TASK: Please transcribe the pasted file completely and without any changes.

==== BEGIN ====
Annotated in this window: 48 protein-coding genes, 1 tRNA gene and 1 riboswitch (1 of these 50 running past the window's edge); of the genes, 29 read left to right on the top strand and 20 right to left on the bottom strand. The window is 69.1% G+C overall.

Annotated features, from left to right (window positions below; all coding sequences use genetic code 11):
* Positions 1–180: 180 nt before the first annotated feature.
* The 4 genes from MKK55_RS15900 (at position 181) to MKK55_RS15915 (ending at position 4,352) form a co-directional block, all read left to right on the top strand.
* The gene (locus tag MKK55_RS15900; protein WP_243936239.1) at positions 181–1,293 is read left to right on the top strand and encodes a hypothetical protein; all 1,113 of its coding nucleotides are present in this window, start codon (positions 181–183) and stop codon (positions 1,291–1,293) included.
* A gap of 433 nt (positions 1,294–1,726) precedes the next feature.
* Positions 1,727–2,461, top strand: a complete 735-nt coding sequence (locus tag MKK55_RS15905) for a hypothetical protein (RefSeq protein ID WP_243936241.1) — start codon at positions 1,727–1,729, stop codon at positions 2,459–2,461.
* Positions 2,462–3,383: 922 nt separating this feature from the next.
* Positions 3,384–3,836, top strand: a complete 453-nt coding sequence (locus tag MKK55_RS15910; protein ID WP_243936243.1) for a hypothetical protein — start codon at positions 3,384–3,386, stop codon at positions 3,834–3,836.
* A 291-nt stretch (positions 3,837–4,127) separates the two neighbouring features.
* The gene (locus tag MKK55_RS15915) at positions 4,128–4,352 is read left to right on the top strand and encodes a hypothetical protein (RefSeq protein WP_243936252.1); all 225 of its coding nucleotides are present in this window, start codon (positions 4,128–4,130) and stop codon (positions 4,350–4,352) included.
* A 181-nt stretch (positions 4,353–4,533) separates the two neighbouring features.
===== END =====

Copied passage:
Annotated in this window: 48 protein-coding genes, 1 tRNA gene and 1 riboswitch (1 of these 50 running past the window's edge); of the genes, 29 read left to right on the top strand and 20 right to left on the bottom strand. The window is 69.1% G+C overall.

Annotated features, from left to right (window positions below; all coding sequences use genetic code 11):
* Positions 1–180: 180 nt before the first annotated feature.
* The 4 genes from MKK55_RS15900 (at position 181) to MKK55_RS15915 (ending at position 4,352) form a co-directional block, all read left to right on the top strand.
* The gene (locus tag MKK55_RS15900; protein WP_243936239.1) at positions 181–1,293 is read left to right on the top strand and encodes a hypothetical protein; all 1,113 of its coding nucleotides are present in this window, start codon (positions 181–183) and stop codon (positions 1,291–1,293) included.
* A gap of 433 nt (positions 1,294–1,726) precedes the next feature.
* Positions 1,727–2,461, top strand: a complete 735-nt coding sequence (locus tag MKK55_RS15905) for a hypothetical protein (RefSeq protein ID WP_243936241.1) — start codon at positions 1,727–1,729, stop codon at positions 2,459–2,461.
* Positions 2,462–3,383: 922 nt separating this feature from the next.
* Positions 3,384–3,836, top strand: a complete 453-nt coding sequence (locus tag MKK55_RS15910; protein ID WP_243936243.1) for a hypothetical protein — start codon at positions 3,384–3,386, stop codon at positions 3,834–3,836.
* A 291-nt stretch (positions 3,837–4,127) separates the two neighbouring features.
* The gene (locus tag MKK55_RS15915) at positions 4,128–4,352 is read left to right on the top strand and encodes a hypothetical protein (RefSeq protein WP_243936252.1); all 225 of its coding nucleotides are present in this window, start codon (positions 4,128–4,130) and stop codon (positions 4,350–4,352) included.
* A 181-nt stretch (positions 4,353–4,533) separates the two neighbouring features.